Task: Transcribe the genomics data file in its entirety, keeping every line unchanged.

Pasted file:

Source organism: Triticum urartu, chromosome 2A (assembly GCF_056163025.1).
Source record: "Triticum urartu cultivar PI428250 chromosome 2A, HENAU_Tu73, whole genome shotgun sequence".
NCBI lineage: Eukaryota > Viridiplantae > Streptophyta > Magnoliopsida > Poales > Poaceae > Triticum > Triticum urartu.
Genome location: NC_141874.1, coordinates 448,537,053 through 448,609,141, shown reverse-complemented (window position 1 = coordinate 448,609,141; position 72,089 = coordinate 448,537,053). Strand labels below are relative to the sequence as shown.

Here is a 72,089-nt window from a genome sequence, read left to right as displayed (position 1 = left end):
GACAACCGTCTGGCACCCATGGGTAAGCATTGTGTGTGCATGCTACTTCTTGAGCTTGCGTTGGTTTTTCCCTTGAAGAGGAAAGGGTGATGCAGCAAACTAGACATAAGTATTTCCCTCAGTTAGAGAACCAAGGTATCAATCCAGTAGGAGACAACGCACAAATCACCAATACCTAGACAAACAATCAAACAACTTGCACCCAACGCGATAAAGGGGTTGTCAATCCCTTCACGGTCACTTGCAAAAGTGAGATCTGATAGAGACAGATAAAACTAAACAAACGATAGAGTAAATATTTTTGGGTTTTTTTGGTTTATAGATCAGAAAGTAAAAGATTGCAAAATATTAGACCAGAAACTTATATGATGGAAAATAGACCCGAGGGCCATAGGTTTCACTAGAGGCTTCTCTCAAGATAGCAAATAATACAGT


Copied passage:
Source organism: Triticum urartu, chromosome 2A (assembly GCF_056163025.1).
Source record: "Triticum urartu cultivar PI428250 chromosome 2A, HENAU_Tu73, whole genome shotgun sequence".
NCBI lineage: Eukaryota > Viridiplantae > Streptophyta > Magnoliopsida > Poales > Poaceae > Triticum > Triticum urartu.
Genome location: NC_141874.1, coordinates 448,537,053 through 448,609,141, shown reverse-complemented (window position 1 = coordinate 448,609,141; position 72,089 = coordinate 448,537,053). Strand labels below are relative to the sequence as shown.

Here is a 72,089-nt window from a genome sequence, read left to right as displayed (position 1 = left end):
GACAACCGTCTGGCACCCATGGGTAAGCATTGTGTGTGCATGCTACTTCTTGAGCTTGCGTTGGTTTTTCCCTTGAAGAGGAAAGGGTGATGCAGCAAACTAGACATAAGTATTTCCCTCAGTTAGAGAACCAAGGTATCAATCCAGTAGGAGACAACGCACAAATCACCAATACCTAGACAAACAATCAAACAACTTGCACCCAACGCGATAAAGGGGTTGTCAATCCCTTCACGGTCACTTGCAAAAGTGAGATCTGATAGAGACAGATAAAACTAAACAAACGATAGAGTAAATATTTTTGGGTTTTTTTGGTTTATAGATCAGAAAGTAAAAGATTGCAAAATATTAGACCAGAAACTTATATGATGGAAAATAGACCCGAGGGCCATAGGTTTCACTAGAGGCTTCTCTCAAGATAGCAAATAATACAGT